- For eligible small businesses, it holds the potential to reduce the annual out-of-pocket costs for each employee's health insurance costs by $3,500.
- As many as 650,000 firms have begun offering coverage in 2010 that were not offering coverage in 2009.
- Between 2009 and 2010, coverage rates grew from 46% to 59% after the tax credit was made available.
In terms of coverage, we should not forget the massive expansion of SCHIP that preceded health reform under Barack Obama, covering some 4 million additional children, or the 4.5 million early retirees and 5000 businesses that are being helped by the Early Retiree Reinsurance program under health reform.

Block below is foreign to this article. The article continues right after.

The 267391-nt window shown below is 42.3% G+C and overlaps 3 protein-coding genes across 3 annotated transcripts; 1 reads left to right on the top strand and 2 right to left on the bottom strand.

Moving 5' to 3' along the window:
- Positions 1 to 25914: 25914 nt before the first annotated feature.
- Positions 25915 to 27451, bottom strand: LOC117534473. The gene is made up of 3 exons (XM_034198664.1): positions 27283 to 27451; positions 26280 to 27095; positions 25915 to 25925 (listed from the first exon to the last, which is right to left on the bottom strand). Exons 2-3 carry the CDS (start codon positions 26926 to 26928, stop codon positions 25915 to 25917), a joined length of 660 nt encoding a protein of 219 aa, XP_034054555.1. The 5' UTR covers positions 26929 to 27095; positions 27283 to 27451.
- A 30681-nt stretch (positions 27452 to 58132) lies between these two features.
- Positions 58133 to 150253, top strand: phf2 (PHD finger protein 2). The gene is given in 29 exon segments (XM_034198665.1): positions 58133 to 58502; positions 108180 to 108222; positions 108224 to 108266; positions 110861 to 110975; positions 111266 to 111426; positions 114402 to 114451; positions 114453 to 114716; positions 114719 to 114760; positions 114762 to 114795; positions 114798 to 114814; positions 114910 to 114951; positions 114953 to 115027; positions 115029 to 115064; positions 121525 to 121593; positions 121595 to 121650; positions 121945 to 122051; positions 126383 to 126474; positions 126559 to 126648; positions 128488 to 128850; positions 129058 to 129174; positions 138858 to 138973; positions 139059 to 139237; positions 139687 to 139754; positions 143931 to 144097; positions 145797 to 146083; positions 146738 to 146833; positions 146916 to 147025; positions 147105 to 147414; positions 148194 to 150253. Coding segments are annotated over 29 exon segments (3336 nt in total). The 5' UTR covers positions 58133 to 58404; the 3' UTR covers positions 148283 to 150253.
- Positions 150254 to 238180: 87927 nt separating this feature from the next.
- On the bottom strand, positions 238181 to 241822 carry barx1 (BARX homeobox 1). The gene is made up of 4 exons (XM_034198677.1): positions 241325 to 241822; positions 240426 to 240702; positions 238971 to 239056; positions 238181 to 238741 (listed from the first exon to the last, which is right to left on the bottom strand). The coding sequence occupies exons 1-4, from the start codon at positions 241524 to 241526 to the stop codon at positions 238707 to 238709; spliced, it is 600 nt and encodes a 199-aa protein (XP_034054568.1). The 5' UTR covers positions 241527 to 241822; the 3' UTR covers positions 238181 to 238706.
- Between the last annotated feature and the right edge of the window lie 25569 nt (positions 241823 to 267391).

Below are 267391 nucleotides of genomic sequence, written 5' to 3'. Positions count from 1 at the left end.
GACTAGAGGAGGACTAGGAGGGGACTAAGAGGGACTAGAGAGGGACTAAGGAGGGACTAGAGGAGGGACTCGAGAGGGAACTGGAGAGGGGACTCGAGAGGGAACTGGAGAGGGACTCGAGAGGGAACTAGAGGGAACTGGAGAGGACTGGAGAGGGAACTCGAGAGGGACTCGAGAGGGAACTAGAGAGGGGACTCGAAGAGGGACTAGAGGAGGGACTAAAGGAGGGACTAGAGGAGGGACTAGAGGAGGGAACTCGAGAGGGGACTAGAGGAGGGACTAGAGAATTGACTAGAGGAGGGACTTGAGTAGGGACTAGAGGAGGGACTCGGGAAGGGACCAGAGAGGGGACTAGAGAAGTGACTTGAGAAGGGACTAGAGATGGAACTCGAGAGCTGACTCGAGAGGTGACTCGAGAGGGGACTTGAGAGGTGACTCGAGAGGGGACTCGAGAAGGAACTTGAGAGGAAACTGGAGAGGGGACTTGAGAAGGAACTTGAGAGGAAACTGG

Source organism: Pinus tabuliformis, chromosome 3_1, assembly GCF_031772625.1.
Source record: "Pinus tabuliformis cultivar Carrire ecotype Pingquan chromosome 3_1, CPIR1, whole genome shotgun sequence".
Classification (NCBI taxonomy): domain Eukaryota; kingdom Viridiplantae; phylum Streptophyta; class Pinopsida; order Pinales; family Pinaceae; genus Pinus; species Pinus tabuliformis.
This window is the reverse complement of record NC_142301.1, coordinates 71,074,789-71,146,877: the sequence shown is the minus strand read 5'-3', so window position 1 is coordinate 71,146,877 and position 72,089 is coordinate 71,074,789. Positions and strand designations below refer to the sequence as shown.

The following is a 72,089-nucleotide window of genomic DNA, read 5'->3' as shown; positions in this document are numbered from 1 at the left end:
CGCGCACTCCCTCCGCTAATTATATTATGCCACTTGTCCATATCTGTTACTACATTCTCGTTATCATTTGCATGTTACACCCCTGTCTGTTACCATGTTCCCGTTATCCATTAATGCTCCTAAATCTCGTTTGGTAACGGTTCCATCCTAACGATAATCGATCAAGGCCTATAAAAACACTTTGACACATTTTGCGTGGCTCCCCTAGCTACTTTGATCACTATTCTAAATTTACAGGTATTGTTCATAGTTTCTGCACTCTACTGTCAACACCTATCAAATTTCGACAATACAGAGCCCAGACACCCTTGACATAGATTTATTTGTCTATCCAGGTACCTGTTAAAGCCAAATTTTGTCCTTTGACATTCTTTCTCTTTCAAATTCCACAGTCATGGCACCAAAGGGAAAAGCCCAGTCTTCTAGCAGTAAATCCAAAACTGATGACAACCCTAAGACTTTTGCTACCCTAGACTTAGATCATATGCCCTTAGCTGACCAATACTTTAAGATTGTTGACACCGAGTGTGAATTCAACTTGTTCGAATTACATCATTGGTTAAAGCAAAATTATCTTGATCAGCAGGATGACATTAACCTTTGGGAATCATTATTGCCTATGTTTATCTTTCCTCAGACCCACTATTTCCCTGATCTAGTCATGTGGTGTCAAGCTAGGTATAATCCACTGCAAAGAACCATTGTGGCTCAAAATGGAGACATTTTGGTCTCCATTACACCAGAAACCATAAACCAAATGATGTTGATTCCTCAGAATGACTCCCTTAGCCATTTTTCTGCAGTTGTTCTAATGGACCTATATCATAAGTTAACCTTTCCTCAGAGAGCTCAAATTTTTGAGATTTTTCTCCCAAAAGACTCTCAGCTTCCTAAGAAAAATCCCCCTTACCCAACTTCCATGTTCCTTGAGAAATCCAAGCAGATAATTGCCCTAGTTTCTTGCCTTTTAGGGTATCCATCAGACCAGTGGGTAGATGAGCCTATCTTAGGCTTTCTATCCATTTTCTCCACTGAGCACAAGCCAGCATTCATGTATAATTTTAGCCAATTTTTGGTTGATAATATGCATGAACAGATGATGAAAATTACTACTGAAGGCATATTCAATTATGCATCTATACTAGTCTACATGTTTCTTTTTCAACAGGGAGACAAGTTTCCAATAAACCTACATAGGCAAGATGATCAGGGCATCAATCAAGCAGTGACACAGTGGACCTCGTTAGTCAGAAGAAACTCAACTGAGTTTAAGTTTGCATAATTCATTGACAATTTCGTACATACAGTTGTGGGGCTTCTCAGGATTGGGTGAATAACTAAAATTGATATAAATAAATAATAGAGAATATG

Health reform is not a magic bullet. But it starts where we need to start - expanding coverage, focusing on prevention and reducing redundancy, giving regulators the tools to begin to hold rate increases accountable, and in 2014, affordability credits. Howard Dean, when he was campaigning for president back in 2003-04, used to say something really important about health care: if we keep debating about how to reform the entire system, we will never get it done. We need to get everyone in the system first. That's what President Obama's health reform is about - implementing primary safeguards while bringing nearly everyone into the system. Time and history will testify to its success and its detractors' errors.